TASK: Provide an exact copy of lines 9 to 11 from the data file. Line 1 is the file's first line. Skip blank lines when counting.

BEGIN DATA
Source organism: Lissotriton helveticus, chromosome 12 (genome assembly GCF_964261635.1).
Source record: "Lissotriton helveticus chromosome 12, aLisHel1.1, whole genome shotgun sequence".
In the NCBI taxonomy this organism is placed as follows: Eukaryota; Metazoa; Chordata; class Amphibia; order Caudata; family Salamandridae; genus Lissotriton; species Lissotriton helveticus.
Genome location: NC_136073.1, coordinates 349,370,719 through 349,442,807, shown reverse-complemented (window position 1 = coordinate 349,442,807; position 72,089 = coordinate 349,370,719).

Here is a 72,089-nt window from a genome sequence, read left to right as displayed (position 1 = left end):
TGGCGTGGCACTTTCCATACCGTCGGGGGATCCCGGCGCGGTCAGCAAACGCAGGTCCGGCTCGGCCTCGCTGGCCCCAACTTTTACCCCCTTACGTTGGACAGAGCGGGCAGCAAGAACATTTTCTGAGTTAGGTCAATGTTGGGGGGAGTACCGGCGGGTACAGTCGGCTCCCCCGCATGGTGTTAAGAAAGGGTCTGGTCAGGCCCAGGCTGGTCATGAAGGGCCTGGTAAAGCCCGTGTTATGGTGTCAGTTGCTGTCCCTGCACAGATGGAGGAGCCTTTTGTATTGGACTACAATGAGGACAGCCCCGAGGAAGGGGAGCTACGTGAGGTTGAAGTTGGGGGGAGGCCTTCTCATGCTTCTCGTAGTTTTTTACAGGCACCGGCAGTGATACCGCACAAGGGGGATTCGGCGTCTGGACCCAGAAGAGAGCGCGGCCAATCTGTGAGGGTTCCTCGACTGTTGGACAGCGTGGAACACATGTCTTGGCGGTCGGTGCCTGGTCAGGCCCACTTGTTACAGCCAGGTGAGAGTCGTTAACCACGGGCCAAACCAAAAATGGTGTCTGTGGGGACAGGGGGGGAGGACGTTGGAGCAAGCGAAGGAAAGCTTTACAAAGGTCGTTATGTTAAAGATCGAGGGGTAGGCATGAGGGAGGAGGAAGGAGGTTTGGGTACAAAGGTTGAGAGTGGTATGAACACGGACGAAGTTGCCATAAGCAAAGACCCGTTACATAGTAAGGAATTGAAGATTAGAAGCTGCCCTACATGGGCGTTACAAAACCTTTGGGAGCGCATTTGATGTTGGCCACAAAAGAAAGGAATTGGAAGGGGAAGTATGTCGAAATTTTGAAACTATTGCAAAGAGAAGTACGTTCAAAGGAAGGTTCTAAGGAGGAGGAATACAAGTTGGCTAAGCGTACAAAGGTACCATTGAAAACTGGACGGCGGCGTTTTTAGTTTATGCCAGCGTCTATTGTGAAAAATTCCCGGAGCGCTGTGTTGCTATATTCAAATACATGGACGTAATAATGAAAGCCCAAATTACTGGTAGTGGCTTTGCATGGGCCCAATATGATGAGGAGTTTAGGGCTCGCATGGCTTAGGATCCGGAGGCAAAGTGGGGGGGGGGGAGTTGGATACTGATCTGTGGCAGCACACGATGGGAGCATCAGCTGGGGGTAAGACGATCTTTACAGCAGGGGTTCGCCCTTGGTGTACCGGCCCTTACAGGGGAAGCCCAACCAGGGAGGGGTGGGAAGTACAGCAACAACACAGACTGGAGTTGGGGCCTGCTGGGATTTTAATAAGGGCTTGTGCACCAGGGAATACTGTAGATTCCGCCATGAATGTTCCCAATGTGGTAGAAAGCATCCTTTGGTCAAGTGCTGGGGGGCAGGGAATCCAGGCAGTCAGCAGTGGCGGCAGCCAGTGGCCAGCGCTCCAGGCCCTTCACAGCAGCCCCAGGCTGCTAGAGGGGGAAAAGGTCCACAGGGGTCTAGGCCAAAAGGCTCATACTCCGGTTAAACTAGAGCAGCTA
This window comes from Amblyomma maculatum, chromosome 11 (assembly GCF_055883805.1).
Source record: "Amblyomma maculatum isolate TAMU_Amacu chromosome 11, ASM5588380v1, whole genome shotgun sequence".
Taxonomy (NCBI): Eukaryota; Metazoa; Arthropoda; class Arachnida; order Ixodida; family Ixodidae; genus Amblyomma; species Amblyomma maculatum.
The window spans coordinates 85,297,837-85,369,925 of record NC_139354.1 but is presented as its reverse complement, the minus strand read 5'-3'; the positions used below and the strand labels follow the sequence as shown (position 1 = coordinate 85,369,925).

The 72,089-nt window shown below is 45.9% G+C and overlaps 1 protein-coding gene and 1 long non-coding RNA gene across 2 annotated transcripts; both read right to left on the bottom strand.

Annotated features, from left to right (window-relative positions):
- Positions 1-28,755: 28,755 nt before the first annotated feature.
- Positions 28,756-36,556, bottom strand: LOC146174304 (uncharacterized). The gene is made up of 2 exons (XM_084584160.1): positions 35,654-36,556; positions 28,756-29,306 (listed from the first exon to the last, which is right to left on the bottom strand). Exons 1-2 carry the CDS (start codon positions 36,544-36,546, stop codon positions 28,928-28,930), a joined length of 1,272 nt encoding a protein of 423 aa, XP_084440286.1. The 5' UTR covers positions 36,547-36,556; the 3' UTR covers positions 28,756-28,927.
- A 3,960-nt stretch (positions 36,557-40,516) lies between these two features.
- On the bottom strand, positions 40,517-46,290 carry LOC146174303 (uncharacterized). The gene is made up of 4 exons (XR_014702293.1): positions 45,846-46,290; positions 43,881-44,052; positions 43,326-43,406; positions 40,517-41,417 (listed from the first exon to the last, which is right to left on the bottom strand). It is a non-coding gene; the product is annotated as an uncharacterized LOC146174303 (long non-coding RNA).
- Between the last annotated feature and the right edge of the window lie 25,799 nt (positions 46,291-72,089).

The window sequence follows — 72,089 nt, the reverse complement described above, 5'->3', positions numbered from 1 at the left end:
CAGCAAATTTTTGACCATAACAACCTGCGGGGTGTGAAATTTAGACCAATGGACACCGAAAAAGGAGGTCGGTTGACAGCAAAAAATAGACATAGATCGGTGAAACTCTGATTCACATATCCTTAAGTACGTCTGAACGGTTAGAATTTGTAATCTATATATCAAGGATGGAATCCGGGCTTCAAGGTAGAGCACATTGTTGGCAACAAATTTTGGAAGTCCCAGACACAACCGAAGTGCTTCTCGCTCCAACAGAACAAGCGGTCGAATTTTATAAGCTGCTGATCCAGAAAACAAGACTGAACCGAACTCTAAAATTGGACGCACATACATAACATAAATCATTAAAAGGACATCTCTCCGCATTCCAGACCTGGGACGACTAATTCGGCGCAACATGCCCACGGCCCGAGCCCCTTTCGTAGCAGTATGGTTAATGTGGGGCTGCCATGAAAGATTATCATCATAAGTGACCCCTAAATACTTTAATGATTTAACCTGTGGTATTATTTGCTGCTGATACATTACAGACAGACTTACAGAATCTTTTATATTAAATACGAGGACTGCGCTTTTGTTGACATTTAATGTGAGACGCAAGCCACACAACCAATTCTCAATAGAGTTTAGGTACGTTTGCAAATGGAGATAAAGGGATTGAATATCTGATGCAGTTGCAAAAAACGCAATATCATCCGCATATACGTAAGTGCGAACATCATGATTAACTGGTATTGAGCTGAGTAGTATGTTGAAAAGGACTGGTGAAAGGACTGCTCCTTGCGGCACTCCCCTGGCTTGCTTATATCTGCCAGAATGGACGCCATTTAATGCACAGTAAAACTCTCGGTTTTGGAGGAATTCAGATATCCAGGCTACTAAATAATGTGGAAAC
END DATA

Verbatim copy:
Taxonomy (NCBI): Eukaryota; Metazoa; Arthropoda; class Arachnida; order Ixodida; family Ixodidae; genus Amblyomma; species Amblyomma maculatum.
The window spans coordinates 85,297,837-85,369,925 of record NC_139354.1 but is presented as its reverse complement, the minus strand read 5'-3'; the positions used below and the strand labels follow the sequence as shown (position 1 = coordinate 85,369,925).

The 72,089-nt window shown below is 45.9% G+C and overlaps 1 protein-coding gene and 1 long non-coding RNA gene across 2 annotated transcripts; both read right to left on the bottom strand.